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This question already has an answer here:

Is there a relationship between implicit conversions and implicit parameters in Scala?

I have no interest what so ever in knowing what the different types of implicits are or what their resolution rules are.

I am only interested in why these two concepts have the same name.

marked as duplicate by Jakuje, HaveNoDisplayName, mpromonet, Mark B, karthik Apr 9 '16 at 18:54

This question has been asked before and already has an answer. If those answers do not fully address your question, please ask a new question.

  • 3
    This answers the question: stackoverflow.com/questions/5598085/… – Giovanni Caporaletti Apr 9 '16 at 7:20
  • @GiovanniCaporaletti How does that answer the question? – Michael Lafayette Apr 9 '16 at 7:27
  • @MichaelLafayette It explains in detail what an implicit conversion and an implicit parameter are and how they are managed by the compiler. I honestly don't know what else could be added to that. It also puts everything in context with view bounds and context bounds, it's a comprehensive answer. – Giovanni Caporaletti Apr 9 '16 at 7:36
  • @MichaelLafayette implicit parameter requires implicit value or implicit conversion to convert from A to B where B is the implicit parameter required by the function. I think that answer explains pretty well in that regard. – Daniel Shin Apr 9 '16 at 7:38
  • @GiovanniCaporaletti I'm sorry I was distracted by the vast amount of text related to where one would search for implicits. Can the information that has nothing to do with "Where does Scala look for implicits" be moved to a separate question. With detailed examples focused on just "the relationship between implicit conversions and implicit parameters in Scala?" – Michael Lafayette Apr 9 '16 at 7:42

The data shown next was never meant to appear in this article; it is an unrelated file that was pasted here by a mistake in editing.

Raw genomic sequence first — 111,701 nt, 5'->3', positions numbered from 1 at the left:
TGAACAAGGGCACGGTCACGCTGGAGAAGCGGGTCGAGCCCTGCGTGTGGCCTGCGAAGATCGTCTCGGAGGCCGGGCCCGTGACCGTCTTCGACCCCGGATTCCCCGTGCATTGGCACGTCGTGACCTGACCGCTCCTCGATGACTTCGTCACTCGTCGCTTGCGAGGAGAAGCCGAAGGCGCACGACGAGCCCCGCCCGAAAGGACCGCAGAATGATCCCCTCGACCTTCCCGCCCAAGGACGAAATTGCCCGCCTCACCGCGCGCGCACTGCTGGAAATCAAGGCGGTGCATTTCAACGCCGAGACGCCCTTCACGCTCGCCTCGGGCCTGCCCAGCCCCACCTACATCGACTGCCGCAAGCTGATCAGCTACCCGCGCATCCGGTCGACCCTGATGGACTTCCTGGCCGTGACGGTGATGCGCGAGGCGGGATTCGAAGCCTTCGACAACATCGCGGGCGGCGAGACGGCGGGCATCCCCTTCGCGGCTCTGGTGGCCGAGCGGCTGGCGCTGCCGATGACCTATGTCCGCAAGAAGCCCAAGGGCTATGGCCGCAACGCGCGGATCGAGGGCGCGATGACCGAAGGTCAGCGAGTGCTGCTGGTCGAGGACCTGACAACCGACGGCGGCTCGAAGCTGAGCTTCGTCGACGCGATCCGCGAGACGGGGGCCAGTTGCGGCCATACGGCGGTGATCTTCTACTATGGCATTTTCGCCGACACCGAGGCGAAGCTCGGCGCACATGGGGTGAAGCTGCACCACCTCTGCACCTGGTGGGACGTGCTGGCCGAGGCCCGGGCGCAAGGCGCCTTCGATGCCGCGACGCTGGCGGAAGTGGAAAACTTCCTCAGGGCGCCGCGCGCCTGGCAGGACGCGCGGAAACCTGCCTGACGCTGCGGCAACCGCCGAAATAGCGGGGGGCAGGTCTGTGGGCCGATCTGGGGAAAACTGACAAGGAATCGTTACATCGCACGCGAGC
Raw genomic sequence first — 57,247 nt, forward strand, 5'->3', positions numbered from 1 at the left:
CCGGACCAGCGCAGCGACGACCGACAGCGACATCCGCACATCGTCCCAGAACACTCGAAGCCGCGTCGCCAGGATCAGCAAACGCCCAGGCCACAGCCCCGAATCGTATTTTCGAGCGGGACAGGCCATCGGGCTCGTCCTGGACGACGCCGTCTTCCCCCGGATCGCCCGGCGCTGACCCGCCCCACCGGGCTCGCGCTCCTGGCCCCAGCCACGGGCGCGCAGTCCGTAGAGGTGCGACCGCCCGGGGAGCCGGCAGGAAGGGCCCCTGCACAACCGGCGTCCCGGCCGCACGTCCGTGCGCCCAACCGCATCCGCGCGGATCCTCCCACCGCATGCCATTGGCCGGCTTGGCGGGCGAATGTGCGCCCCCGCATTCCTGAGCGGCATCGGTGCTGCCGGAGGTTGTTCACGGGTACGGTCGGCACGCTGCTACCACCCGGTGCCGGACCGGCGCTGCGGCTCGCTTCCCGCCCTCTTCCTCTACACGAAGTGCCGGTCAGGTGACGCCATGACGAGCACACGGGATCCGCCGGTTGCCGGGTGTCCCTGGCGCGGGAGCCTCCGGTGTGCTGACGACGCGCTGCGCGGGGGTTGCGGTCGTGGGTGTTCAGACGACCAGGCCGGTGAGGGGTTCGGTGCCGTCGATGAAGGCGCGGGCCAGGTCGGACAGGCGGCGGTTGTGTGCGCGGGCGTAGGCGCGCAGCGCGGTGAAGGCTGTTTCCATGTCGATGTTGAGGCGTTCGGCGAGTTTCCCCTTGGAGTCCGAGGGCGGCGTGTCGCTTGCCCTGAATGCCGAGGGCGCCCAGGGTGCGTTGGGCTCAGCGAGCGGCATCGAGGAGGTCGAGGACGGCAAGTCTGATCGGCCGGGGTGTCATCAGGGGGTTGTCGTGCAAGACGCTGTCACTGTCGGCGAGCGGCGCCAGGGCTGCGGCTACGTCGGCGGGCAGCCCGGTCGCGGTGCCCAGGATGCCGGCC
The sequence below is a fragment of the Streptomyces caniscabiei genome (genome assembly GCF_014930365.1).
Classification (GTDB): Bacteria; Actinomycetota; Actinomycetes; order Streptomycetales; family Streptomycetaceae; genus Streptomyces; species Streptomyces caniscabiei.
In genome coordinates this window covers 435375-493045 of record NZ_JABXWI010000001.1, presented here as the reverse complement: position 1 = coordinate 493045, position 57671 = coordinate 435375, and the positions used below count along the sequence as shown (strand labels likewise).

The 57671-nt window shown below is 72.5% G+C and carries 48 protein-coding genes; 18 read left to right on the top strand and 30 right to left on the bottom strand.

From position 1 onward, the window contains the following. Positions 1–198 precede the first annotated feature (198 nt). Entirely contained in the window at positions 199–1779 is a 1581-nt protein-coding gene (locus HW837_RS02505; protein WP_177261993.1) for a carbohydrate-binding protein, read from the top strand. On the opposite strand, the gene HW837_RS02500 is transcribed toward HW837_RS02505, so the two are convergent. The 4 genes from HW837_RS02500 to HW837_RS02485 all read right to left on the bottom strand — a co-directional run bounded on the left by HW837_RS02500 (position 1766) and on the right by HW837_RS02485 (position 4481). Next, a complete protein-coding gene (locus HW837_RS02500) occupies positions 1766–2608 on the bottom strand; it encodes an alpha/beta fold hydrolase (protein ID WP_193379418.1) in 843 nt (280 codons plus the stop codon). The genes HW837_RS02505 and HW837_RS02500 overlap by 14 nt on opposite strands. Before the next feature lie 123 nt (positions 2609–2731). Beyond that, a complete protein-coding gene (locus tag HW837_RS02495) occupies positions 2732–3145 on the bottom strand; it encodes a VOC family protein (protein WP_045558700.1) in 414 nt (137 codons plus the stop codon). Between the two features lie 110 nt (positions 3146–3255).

3

AFAIK, there isn't any immediate relationship except they share the same keyword.

But they can be combined in an interesting way like:

class Foo
class Bar
class FooBar(foo: Foo, bar: Bar)

implicit val foo = new Foo
implicit val bar = new Bar

implicit def fooBar(implicit foo: Foo, bar: Bar): FooBar = new FooBar(foo, bar)

implicitly[FooBar]

implicit conversion (fancy name, but really nothing more than an implicit that accepts parameters) can accept implicit parameters to act pretty much like an implicit val (given implicits are defined). Boom.

3

An implicit conversion from type A to type B is an implicit function A => B.

An implicit def makes an implicit function available:

// two types
class A
class B
// implicit conversion from A to B
implicit def aToB(a: A): B = {
  println("aToB");
  new B
}
// we now have a Function[A, B] aka A => B in the implicit scope
val f = implicitly[A => B]
f(new A)
> aToB
res1: B = B@51931956

An implicit function enables implicit conversions:

class IntExtension(x: Int) { def isPositive = x > 0 }
implicit val intToIntExtensions: Int => IntExtension = x => new IntExtension(x)
> 1.isPositive
res2: Boolean = true
  • Let me see if I understand you correctly. implicitly[A => B] will return a reference to aToB. You can give this reference a new A and it will return a new B. The implicit val serves the same function as an implicit def. But what about a function with implicit parameters such as foo(int: Int)(implicit bar: Bar)? – Michael Lafayette Apr 9 '16 at 7:05

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